3 CORNER TICKET GOLD Junior Woe, F1 GRAND PRIX VON ÖSTERREICH € 344,50
3 CORNER TICKET GOLD Junior Woe, F1 GRAND PRIX VON ÖSTERREICH € 344,50
3 CORNER TICKET GOLD Junior Woe, F1 GRAND PRIX VON ÖSTERREICH € 344,50
3 CORNER TICKET GOLD Junior Woe, F1 GRAND PRIX VON ÖSTERREICH € 344,50
3 CORNER TICKET GOLD Junior Woe, F1 GRAND PRIX VON ÖSTERREICH € 344,50
3 CORNER TICKET GOLD Junior Woe, F1 GRAND PRIX VON ÖSTERREICH € 344,50
3 CORNER TICKET GOLD Junior Woe, F1 GRAND PRIX VON ÖSTERREICH € 344,50
3 CORNER TICKET GOLD Junior Woe, F1 GRAND PRIX VON ÖSTERREICH € 344,50

F1 Grand Prix Malezji

01.10.2017 | Kuala Lumpur - Sepang International Circuit



Key Facts

Location: 114.215023

Area:

329,847 sq km (127,355 sq miles).



30,751,602 (UN estimate 2016).



92.5 per sq km.



Capital:

Kuala Lumpur.



Government:

Constitutional monarchy.



Geography:

Malaysia is situated in central South-East Asia, bordering Thailand in the north, with Singapore to the south and Indonesia to the south and west. It is composed of Peninsular Malaysia and the states of Sabah and Sarawak on the north coast of the island of Borneo, 650 to 950km (404 to 600 miles) across the South China Sea. Peninsular Malaysia is an area of forested mountain ranges running north-south, on either side of which are low-lying coastal plains. The coastline extends some 1,900km (1,200 miles).

The west coast consists of mangrove swamps and mudflats which separate into bays and inlets. In the west, the plains have been cleared and cultivated, while the unsheltered east coast consists of tranquil beaches backed by dense jungle. The major islands are Langkawi (a group of 99 islands), Penang and Pangkor off the west coast; and Tioman, Redang, Kapas, Perhentian and Rawa off the east coast. In Malaysian Borneo, Sarawak has alluvial and, in places, swampy coastal plains with rivers penetrating the jungle-covered hills and mountains of the interior. Sabah has a narrow coastal plain which gives way to mountains and jungle. Mt Kinabalu, at 4,094m (13,432ft), is the highest peak in Malaysia.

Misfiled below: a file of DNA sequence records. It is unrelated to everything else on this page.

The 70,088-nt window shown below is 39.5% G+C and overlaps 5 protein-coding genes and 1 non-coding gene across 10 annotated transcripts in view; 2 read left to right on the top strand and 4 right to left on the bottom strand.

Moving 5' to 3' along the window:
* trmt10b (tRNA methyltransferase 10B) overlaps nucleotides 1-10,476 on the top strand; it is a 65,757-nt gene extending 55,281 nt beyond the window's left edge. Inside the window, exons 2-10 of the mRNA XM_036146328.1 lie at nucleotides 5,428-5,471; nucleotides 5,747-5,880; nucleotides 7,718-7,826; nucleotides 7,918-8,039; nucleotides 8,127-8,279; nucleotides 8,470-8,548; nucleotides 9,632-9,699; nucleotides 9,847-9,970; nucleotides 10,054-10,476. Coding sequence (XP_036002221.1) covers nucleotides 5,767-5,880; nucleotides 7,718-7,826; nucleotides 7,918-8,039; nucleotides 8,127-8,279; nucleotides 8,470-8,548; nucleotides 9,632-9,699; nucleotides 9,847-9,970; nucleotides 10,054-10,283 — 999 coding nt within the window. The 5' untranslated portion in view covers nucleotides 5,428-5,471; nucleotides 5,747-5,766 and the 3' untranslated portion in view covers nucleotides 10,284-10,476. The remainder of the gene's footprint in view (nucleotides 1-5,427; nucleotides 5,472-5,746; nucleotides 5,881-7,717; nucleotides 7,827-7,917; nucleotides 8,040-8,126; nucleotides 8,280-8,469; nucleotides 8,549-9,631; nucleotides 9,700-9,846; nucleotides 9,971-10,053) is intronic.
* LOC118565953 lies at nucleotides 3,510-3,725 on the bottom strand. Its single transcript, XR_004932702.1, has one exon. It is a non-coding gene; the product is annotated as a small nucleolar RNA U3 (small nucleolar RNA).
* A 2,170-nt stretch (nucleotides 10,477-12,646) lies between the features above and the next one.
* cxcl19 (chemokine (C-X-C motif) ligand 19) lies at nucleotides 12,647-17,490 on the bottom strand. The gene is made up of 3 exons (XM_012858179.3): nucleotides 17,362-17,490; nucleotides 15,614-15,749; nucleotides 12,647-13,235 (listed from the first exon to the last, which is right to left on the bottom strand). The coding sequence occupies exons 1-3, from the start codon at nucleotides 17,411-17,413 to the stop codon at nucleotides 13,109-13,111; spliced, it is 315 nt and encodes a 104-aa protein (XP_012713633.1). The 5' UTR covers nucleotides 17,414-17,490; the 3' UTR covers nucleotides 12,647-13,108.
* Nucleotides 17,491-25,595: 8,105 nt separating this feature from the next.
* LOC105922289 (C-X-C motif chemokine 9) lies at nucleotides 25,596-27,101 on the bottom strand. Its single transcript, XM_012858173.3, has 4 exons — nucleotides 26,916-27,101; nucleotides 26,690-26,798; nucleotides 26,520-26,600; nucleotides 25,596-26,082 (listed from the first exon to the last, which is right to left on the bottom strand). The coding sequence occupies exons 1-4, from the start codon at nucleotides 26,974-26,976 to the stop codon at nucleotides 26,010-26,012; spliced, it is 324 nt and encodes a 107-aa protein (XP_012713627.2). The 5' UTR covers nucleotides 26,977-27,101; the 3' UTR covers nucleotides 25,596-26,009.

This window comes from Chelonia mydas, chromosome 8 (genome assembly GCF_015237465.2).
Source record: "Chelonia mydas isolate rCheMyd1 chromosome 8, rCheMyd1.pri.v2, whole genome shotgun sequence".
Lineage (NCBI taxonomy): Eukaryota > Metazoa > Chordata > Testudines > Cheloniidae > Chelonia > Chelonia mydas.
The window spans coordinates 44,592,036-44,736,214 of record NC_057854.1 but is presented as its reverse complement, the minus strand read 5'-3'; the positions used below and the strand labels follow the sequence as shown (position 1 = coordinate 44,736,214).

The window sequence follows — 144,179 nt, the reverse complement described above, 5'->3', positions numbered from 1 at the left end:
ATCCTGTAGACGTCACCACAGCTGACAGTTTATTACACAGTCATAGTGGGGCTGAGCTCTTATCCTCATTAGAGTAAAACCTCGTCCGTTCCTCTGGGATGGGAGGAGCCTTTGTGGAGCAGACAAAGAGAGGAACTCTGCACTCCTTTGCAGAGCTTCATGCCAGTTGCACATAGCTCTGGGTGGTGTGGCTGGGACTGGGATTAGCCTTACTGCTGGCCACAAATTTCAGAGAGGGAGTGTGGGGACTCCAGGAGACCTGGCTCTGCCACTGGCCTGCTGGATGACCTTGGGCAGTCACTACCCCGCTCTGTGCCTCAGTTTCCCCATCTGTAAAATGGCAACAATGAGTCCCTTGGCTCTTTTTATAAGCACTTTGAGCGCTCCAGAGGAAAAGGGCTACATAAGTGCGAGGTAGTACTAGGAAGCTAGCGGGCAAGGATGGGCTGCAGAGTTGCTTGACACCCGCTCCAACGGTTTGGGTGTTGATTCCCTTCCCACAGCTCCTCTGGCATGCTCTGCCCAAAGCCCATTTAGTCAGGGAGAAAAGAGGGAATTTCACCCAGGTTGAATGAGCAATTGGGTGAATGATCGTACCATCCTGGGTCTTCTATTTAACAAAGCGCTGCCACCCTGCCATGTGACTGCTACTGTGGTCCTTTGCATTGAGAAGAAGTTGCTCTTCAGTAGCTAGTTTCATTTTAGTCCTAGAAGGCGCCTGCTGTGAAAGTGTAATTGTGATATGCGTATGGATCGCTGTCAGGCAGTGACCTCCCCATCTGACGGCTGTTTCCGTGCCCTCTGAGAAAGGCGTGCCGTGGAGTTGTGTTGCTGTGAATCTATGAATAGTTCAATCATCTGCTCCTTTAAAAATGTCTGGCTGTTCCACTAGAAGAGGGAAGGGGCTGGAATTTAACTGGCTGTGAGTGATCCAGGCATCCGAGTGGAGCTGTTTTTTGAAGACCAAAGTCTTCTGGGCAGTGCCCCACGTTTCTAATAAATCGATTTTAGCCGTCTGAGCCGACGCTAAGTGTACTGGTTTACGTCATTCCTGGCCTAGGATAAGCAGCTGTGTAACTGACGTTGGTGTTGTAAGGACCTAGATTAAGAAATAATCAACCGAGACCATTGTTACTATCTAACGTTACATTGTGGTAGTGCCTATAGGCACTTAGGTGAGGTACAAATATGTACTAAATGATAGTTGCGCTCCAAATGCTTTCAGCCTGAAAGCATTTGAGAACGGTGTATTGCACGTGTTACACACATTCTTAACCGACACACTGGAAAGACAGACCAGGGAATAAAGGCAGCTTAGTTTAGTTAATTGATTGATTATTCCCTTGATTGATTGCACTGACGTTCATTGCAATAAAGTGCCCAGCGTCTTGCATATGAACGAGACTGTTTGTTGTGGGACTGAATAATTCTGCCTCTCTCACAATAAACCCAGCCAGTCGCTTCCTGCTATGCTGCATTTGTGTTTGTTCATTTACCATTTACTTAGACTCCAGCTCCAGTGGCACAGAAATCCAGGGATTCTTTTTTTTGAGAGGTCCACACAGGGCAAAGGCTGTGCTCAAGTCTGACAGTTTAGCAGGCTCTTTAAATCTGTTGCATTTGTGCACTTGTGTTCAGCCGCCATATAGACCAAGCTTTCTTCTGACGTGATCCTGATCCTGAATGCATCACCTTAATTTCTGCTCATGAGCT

Language: Religion:

Malaysia's official religion is Islam and 60% of the population are Muslim, but the country also has Hindu and Buddhist populations. Chinese Malaysians also follow Taoist and Confucianist traditions and tribal people in Borneo and other remote areas following traditional animist beliefs.



Time: Social Conventions:

Social conventions in Malaysia are dictated by religion and culture, with different norms amongst Muslim Malays, Indian Hindus and followers of Chinese religions. The catch-all greeting in Bahasa Melayu is selamat, but Malays are more likely to use the Arabic phrase assalamualaikum, meaning 'peace be with you'. The standard title for Malay men is Encik (pronounced Enchik), which can be used with or without the person’s name; single Malay women should be called Cik (pronounced Che) and married women Puan.

Touching the hand to the chest is a sign of respect and a relaxed wrist and gentle touch should be adopted when shaking hands. Chinese and Indians usually use Western forms of address. Hospitality is always warm, lavish and informal. When eating food by hand, only the right hand should be used. Visitors should respect religious beliefs and follow the Malaysian example, particular when it comes to appropriate attire. Footwear should be taken off at the door when entering a house or temple. Outside the workplace, dress should be informal, but not overly casual.